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11/09/2008

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Jim

Hey Dan,

Do you feel the same way about bailing out General motors? The banks were(are)stupid. General motors was(is)stupid.

What is the middle class anyway?

Cosnstitution? Did not Obama recently say that the Supreme Court should have gotten into the redistribution game as a civil rights issue? Constitution? Takings?

I am not taking sides politically. As far as I am concerned politics IS the problem. The mommy state(democrats) and the daddy state(republicans) are equi-evil and both think that all problems can be solved by political means ie. you vote for me and I will give you some goodies at someone elses expense.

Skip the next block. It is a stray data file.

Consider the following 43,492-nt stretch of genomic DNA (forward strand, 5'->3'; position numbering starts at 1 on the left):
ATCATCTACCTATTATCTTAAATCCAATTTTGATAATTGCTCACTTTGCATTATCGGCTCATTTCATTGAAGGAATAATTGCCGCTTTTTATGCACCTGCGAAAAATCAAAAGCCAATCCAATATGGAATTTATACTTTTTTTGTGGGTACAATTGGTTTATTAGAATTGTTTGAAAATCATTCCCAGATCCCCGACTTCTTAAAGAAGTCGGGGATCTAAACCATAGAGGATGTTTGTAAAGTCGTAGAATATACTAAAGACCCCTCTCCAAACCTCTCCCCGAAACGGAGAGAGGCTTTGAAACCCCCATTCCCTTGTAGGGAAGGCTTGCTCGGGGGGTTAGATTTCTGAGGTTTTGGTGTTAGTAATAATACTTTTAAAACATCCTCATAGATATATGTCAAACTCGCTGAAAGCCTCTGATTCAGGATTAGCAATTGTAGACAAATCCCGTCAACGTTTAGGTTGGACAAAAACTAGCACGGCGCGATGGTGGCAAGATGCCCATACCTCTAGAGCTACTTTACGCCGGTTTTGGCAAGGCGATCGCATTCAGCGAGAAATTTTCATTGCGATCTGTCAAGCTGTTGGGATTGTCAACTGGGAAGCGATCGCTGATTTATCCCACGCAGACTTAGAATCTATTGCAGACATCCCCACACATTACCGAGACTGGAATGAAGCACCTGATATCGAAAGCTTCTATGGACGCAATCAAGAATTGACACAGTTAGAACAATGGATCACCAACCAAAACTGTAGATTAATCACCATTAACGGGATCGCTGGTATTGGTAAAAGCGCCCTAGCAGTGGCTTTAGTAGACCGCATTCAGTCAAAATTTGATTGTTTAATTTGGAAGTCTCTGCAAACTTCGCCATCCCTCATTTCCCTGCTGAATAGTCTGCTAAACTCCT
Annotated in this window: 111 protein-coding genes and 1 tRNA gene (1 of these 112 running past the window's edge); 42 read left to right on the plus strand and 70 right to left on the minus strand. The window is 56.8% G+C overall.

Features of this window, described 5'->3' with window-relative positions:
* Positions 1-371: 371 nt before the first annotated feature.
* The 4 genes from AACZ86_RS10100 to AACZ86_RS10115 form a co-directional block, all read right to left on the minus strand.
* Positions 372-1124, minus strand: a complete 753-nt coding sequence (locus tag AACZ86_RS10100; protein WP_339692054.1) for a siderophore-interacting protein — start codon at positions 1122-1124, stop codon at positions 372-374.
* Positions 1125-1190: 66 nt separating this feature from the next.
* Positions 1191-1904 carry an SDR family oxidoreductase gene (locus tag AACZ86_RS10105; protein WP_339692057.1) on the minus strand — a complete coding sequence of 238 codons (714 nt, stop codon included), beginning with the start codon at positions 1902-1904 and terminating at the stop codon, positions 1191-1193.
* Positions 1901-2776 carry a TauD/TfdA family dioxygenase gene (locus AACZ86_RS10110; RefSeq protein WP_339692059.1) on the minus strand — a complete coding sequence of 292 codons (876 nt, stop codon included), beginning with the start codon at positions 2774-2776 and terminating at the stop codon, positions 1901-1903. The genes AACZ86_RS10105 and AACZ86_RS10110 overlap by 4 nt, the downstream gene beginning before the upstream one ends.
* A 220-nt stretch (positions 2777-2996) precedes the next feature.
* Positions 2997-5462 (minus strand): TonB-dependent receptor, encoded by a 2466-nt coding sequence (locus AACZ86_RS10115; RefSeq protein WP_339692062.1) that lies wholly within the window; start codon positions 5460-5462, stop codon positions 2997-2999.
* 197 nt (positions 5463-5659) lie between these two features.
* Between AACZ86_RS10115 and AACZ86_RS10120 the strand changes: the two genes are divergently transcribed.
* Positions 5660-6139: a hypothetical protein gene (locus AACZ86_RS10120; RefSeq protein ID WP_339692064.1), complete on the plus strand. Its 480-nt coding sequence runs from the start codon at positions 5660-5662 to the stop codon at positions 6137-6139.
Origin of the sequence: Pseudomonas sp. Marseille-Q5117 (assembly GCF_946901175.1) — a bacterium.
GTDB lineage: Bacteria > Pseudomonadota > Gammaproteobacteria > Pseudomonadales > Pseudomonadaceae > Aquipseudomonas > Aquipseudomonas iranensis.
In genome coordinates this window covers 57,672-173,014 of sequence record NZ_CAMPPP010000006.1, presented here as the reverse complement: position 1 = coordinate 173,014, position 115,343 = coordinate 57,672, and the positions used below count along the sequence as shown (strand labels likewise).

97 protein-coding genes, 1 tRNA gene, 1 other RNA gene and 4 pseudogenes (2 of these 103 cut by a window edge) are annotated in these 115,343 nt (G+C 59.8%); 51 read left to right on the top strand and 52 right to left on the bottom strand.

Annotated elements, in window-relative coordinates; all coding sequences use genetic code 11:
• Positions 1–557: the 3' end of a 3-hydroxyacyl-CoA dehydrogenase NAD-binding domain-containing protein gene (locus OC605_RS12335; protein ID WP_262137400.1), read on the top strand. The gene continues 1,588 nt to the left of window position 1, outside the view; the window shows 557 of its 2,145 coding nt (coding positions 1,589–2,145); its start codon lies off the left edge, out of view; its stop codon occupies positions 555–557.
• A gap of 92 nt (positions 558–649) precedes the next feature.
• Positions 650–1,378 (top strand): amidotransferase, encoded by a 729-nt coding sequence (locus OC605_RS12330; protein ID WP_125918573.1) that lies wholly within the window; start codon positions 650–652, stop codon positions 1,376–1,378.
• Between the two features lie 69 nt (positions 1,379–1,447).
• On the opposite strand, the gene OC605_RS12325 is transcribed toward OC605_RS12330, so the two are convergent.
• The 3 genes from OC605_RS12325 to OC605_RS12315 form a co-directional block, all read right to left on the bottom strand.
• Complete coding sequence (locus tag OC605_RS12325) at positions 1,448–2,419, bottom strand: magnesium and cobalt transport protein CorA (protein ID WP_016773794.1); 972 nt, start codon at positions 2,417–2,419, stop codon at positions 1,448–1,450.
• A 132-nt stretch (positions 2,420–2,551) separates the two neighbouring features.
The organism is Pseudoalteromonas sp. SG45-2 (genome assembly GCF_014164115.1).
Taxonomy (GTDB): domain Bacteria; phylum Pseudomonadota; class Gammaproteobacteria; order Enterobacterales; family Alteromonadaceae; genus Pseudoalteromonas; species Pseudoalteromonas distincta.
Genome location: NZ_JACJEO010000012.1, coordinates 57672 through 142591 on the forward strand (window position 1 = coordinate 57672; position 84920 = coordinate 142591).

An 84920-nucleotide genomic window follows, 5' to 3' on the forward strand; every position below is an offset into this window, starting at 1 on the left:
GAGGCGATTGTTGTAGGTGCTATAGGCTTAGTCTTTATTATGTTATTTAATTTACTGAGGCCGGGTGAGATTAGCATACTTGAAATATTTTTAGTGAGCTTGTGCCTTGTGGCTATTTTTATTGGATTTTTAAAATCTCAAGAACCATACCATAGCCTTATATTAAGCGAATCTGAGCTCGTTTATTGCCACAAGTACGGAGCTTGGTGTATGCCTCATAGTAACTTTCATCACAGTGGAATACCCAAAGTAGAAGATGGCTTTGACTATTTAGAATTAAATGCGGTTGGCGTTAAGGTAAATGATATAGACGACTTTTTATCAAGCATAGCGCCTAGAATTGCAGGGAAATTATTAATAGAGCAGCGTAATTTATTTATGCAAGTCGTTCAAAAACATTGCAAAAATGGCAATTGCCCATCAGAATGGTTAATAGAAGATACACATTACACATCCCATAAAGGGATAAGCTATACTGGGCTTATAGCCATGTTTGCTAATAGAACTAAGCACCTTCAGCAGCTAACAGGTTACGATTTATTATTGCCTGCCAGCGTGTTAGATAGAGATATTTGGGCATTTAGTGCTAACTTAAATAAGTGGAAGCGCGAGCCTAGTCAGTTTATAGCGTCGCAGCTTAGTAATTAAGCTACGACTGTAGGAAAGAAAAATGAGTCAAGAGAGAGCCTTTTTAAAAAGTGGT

Dan

Jim,

I can't argue with you about the state of national politics. Every now and then I like to go back and re-read Mark Twain's essays for a reality check. I think he gave a St. Patrick's Day speech about 120 years ago where he lamented that St. Patrick was able to drive the snakes out of Ireland but not the U.S. Congress. So the more things change... you know how it goes.

But I'll take you up on defining the middle class, based on standard of living. Able to afford a three or four-bedroom single family home, two cars, and able to afford college tuition for one child at a time at a mid-range private college or university.

What used to be considered "middle class" standard of living now requires a household income of somewhere around $180,000 USD. Based on median income, a two-income household is lucky to be at $90,000 - $100,000. Add in childcare costs.